Health Charities Campaigning to Ban All Food, Drink Advertising to Kids in Canada

Canadian health charities are teaming up to battle the problem of childhood obesity in a way that the food and beverage industry is not going to like. More than ten organizations have joined the Stop Marketing to Kids Coalition, including some of Canada’s largest and most influential health charities, to campaign against advertising junk food to children. And to avoid the risk of unhealthy products pretending to be healthy – they’re pushing for a complete ban on all food and beverage advertising aimed at people age 16 and younger.

Would You Swipe Right for a Monkey? The Body Shop Trials ‘Gorilla’ Marketing on Tinder

This month, Canadians may have noticed that The Body Shop has been monkeying around on the dating app Tinder. The brand has created a profile for Reggie, a Red Shanked Douc monkey from Vietnam, as part of a new ‘gorilla’ marketing initiative to promote its new Bio-Bridges program. Since it was announced in May, the program has been promoted through the ‘Help Reggie Find Love’ campaign, online and in-stores. The playful campaign is intended to raise awareness around the challenges that monkeys and other endangered species face in living safely and finding a mate.

Bill to Create Federal GMO Labeling Standard Sails Through House

After passing the Senate last week, a bill proposing a federal labeling standard for foods with genetically modified ingredients - and blocking states from creating their own standards - sailed through the US House of Representatives on Thursday, and is now on its way to President Obama. The bill, which passed by a landslide 306 to 117 vote, directs the U.S. Department of Agriculture to create a national labeling standard that allows food producers to choose how they want to disclose the presence of genetically modified ingredients - manufacturers will be able to use text, symbols or a QR code that consumers must scan with a smartphone to relay the information.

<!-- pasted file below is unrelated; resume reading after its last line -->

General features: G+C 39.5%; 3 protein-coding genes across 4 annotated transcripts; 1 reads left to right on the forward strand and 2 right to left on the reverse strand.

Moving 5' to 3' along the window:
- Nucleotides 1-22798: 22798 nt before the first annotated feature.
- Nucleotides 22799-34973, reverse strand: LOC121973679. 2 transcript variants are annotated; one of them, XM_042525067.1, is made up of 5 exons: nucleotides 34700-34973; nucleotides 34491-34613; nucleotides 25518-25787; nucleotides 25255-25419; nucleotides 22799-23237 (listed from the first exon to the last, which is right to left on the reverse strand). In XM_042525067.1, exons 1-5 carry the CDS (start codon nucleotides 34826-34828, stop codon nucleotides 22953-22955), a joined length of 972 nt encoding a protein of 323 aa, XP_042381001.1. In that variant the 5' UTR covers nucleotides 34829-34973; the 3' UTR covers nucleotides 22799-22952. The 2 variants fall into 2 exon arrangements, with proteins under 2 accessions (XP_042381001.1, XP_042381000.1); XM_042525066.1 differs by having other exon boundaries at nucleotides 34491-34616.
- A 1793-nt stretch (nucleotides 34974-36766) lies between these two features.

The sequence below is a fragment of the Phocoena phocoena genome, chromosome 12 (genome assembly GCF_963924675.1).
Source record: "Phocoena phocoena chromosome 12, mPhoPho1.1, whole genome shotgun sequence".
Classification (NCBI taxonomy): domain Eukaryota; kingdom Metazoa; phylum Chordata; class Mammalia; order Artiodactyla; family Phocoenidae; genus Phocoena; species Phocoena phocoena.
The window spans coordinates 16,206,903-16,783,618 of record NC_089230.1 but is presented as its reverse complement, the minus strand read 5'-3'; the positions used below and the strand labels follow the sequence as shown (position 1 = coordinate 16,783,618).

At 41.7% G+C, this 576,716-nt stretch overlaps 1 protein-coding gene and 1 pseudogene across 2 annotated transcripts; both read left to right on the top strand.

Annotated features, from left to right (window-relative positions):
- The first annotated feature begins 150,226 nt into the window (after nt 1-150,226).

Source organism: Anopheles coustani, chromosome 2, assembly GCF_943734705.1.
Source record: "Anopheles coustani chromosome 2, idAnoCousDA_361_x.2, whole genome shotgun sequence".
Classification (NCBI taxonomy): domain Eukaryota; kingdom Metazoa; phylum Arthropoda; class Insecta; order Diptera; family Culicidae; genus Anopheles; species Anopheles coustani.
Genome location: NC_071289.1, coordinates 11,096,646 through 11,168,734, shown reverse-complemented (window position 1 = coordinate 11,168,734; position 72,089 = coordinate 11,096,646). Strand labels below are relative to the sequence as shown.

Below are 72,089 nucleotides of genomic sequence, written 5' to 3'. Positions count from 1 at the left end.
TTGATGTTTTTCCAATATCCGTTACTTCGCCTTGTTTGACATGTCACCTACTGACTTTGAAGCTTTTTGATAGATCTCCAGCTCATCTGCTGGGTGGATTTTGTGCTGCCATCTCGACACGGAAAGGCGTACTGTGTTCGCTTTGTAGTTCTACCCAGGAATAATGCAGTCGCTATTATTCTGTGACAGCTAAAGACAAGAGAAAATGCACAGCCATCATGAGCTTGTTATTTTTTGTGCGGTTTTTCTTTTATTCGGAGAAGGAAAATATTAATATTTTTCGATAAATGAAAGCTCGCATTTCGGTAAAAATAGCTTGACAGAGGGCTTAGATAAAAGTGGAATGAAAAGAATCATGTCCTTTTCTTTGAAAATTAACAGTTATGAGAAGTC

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Beer Giants Increasing Transparency Around Ingredients, Nutrition Information

This week, the Beer Institute announced a new initiative to encourage its member companies to display specific consumer information on products, packaging or websites.

Chipotle Hopes to Reassure Customers with ‘A Love Story’

Will the power of love help Chipotle recover from its food safety woes, defecting customers and still-struggling stock price? The fast casual restaurant chain has once again produced an original animated short film in an attempt to advocate for fresh, unprocessed ingredients and ‘cultivating a better world.’

110 Nobel Laureates Call Out Greenpeace Over Anti-GMO Stance

As the controversy over genetically modified foods continues to rage amongst consumers and researchers, Greenpeace recently came under fire from 110 Nobel Laureates calling them out for their consistent anti-GMO stance, in particular, against “Golden Rice” — a rice product genetically engineered to biosynthesize beta-carotene, a precursor of vitamin A, in the edible parts of rice.

Mr Potato Head Helps Hasbro, Asda Raise Awareness of Wonky Veg, Food Waste

Mr. Potato Head was first manufactured back in 1952 as a bundle of plastic parts and pushpins, the idea being that you would stick them into a real potato that would serve as the toy’s head. The first toy ever advertised on television, Mr. Potato Head would rely on root vegetables from family kitchens until 1964, when rotting vegetables were replaced with everlasting plastic shells. Despite the strange practice of storing spare face parts in his butt, Mr. Potato Head has remained a childhood favorite, now marketed under the Playskool brand owned by toy giant Hasbro.